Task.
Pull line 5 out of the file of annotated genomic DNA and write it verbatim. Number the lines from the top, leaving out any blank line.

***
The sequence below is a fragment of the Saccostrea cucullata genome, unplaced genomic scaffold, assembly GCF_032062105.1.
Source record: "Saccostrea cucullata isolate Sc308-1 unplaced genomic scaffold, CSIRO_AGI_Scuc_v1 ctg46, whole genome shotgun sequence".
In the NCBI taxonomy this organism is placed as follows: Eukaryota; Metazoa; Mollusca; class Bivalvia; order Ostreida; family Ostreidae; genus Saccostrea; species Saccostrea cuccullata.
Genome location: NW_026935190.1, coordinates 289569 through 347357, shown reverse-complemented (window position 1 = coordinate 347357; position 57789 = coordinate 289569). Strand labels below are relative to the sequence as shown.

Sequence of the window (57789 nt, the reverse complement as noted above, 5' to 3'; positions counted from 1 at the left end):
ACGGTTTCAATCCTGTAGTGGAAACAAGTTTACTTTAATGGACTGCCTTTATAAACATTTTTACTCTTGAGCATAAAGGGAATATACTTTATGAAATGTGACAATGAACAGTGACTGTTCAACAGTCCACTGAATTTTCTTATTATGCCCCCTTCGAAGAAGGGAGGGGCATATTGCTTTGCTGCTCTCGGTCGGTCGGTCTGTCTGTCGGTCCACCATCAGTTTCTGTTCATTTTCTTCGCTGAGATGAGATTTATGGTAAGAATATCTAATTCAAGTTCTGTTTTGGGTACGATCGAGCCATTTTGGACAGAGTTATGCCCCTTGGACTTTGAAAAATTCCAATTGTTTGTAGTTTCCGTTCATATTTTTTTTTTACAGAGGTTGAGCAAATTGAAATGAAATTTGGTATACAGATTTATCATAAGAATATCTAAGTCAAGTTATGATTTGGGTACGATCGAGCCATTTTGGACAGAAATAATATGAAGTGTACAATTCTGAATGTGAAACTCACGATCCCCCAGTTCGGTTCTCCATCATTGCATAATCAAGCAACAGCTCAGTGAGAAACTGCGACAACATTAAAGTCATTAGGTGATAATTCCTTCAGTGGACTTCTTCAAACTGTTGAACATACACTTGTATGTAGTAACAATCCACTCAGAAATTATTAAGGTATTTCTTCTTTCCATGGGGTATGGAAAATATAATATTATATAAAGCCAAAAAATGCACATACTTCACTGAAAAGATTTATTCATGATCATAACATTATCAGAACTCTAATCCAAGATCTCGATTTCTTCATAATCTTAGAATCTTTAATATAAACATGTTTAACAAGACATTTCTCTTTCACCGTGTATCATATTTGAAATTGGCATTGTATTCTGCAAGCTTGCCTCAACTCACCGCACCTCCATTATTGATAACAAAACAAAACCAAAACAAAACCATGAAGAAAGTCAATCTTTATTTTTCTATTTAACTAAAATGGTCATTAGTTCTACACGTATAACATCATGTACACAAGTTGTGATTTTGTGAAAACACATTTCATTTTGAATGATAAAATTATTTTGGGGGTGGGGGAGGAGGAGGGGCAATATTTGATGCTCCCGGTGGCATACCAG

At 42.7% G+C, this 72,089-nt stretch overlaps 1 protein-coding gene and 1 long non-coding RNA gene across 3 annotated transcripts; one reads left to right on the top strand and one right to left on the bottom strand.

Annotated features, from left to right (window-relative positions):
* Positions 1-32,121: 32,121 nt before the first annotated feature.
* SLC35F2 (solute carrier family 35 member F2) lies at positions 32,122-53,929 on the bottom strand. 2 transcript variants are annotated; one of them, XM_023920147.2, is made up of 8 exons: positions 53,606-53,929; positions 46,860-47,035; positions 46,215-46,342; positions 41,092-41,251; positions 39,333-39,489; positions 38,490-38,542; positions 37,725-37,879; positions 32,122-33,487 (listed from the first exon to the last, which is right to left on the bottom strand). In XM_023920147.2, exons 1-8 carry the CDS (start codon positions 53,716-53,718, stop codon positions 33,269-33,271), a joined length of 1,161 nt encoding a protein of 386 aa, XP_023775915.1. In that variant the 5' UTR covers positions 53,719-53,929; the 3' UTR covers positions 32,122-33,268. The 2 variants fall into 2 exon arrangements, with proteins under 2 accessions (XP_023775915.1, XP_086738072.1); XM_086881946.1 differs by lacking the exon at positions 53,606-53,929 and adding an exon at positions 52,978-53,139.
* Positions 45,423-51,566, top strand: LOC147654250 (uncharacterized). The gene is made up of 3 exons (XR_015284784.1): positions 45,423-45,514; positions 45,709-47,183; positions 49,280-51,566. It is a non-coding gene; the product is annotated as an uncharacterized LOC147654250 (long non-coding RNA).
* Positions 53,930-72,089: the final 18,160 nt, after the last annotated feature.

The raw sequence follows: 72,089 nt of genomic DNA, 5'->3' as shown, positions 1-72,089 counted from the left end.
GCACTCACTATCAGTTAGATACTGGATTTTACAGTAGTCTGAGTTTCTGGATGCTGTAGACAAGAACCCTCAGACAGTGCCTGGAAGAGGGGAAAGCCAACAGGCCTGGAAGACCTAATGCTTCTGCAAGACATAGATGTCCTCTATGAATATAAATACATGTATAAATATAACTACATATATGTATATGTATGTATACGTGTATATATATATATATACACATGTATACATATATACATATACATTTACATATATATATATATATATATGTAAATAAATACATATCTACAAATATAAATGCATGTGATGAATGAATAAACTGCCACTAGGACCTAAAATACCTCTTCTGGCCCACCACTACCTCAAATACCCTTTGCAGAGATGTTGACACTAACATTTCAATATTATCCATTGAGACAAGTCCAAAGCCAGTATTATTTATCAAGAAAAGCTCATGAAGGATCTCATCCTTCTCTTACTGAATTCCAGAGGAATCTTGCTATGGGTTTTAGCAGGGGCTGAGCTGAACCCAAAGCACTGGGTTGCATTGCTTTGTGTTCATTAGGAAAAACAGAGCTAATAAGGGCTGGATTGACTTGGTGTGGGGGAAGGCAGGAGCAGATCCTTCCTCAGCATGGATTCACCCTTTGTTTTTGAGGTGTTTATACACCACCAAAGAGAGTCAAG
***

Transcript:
Sequence of the window (57789 nt, the reverse complement as noted above, 5' to 3'; positions counted from 1 at the left end):